Students coming from low-income families are often able to qualify for significant financial aid. As previously discussed, Federal aid is often not enough to fully cover tuition and on average, the amount of aid provided by individual states is dropping. Even if students are able to get their tuition completely covered, they are still financially responsible to some degree for room and board. Room and board costs are also rising dramatically, making them unaffordable to families already struggling to cover their basic living needs. Many students and their families are then forced to seek additional financial input, and that often comes in the form of student loans.

gty_student_loans_kb_120529_wblog

Because low-income students start with a greater need, the amount they require in student loans is often higher than their middle-class counterparts who likewise receive aid and/or require loans to pay for their education. Where these loans can initially open opportunities for students, they often come with high interest rates and can haunt students long after they have entered the workforce. For students already struggling financially, the thought of starting their future with debt is scary and can be a deterrent for many college hopefuls. As a result, low-income students will often seek out less competitive programs in order to save money, even if their academic performance is extremely high. Studies have shown that success in more competitive programs leads to better opportunities than less competitive programs, particularly for low-income students. Every time an intellectually competitive student chooses a program beneath their capable level of performance, they potentially sacrifice some of their future economic productivity. For those who avoid four-year programs or higher education in general due to price, the future continues to look bleak.

financial-aid-game

Despite the growing question of affordability, there are many avenues in which low-income students can have their education paid for. However, many of these students struggle to find/access these avenues. There is a higher likelihood of low-income students being the first in their family to attend college and/or that they are either first generation Americans or immigrants themselves. For these groups, the process of finding and applying for grants, including Federal financial aid, is difficult to navigate and many times, the parents are unable to help their students take advantage of these opportunities. Where many schools have programs to help students acquire funding, the quality of these programs vary from school to school and there is no guarantee that students in need will receive the proper help. However, if students are able to find the resources, college can still remain a part of their future.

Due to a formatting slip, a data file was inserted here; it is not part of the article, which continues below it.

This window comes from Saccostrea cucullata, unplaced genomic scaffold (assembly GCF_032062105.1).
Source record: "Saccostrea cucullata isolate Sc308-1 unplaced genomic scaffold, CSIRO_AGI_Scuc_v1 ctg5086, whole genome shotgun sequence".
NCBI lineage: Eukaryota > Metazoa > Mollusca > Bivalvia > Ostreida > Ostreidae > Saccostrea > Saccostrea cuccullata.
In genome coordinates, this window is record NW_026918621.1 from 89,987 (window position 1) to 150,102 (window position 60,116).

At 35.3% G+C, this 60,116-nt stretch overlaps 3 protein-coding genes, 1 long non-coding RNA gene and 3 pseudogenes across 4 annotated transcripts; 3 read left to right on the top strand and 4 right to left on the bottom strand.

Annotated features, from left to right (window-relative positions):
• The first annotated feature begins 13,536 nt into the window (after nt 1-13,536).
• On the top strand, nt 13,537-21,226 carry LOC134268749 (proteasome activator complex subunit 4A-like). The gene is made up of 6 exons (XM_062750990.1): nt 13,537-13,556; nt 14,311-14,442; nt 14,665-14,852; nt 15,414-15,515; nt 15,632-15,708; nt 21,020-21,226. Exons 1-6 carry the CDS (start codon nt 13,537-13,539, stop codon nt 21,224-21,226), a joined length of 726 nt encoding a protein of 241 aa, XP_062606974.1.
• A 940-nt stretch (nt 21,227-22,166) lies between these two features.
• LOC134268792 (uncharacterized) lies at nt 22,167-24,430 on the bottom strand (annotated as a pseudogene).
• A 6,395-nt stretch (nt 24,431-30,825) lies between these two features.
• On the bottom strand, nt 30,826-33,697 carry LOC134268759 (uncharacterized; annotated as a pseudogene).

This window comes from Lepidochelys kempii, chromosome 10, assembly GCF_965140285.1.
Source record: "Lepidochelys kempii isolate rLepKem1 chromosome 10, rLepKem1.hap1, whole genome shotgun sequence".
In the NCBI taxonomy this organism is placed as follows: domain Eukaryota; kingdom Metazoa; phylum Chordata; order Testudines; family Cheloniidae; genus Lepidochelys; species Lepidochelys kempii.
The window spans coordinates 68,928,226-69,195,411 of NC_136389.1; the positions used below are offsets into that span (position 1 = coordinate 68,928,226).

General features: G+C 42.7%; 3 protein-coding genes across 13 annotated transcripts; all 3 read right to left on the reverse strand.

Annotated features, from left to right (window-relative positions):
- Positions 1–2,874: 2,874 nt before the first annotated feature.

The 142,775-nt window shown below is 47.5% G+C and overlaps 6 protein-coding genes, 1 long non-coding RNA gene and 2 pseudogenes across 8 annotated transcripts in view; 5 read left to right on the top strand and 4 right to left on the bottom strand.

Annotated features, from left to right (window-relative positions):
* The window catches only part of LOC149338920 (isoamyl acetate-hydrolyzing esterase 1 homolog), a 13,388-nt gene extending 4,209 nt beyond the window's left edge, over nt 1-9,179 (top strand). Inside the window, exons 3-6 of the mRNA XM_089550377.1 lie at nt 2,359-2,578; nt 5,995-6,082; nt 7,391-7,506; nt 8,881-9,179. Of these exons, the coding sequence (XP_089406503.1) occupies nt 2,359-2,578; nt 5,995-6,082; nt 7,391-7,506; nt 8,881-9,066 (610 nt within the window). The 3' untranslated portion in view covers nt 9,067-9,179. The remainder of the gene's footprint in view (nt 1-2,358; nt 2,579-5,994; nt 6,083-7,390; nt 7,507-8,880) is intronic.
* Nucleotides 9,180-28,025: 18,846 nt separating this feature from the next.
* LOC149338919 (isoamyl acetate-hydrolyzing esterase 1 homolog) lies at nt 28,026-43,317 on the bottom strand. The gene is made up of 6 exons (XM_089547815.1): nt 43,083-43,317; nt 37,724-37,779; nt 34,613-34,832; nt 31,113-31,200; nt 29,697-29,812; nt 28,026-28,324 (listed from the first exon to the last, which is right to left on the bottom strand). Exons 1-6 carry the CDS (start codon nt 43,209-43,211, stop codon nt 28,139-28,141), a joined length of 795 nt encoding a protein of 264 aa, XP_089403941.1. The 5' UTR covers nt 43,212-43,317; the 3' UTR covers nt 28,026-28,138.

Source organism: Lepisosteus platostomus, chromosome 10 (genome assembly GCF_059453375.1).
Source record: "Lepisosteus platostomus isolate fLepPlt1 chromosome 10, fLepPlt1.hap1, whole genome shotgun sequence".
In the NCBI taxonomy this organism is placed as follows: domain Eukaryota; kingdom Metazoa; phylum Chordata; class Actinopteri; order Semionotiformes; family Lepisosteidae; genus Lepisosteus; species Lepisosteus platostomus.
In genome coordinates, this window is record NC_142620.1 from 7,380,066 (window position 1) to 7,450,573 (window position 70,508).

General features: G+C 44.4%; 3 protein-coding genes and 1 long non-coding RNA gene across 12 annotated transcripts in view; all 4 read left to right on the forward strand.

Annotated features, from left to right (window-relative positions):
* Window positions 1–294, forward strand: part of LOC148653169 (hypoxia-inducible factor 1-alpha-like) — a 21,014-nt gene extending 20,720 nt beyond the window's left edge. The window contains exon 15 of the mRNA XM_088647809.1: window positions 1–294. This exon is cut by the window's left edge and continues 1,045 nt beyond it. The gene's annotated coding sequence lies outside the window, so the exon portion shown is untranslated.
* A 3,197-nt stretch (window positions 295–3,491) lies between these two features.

Conclusion

The last three posts have focused on the economics of public higher education and how recent activity has affected various entities within these institutions. Though I have approached the topic in a rather critical way, I fully acknowledge that there are many things about this system that work and many more that used to work in the past. The difficulties we face today will help determine how higher education will continue to evolve in order to meet growing demand.

As an educator, I don’t usually find myself thinking about higher education beyond helping my students get there and using it for my own intellectual advancement. I have the feeling that is probably true for many other educators as well. However, through the process of analyzing this topic, I realized that it is just as important for us to be informed in how higher education works as it is our own system. In order to push students towards future success, we must have an understanding of what kind of future we are pushing them towards.

Sources

“Budget Cuts and Educational Quality.” Budget Cuts and Educational Quality. N.p., n.d. Web. 21 Jan. 2015. <http://www.aaup.org/article/budget-cuts-and-educational-quality#.VL_47YFOKK3&gt;.
“Center on Budget and Policy Priorities.” States Are Still Funding Higher Education Below Pre-Recession Levels —. N.p., n.d. Web. 17 Jan. 2015. <http://www.cbpp.org/cms/?fa=view&id=4135&gt;.
Julia O’Donoghue, NOLA.com | The Times-Picayune. “Louisiana Higher Education Officials Say Campus Closures Are a Possibility.” N.p., n.d. Web. 20 Jan. 2015. <http://www.nola.com/politics/index.ssf/2015/01/college_university_closures_mi.html&gt;.
“State Funding: A Race to the Bottom.” State Funding: A Race to the Bottom. N.p., n.d. Web. 20 Jan. 2015. <http://www.acenet.edu/the-presidency/columns-and-features/Pages/state-funding-a-race-to-the-bottom.aspx&gt;.
Advertisements

One thought on “Paying for Higher Education: Part 3

Leave a Reply

Fill in your details below or click an icon to log in:

WordPress.com Logo

You are commenting using your WordPress.com account. Log Out / Change )

Twitter picture

You are commenting using your Twitter account. Log Out / Change )

Facebook photo

You are commenting using your Facebook account. Log Out / Change )

Google+ photo

You are commenting using your Google+ account. Log Out / Change )

Connecting to %s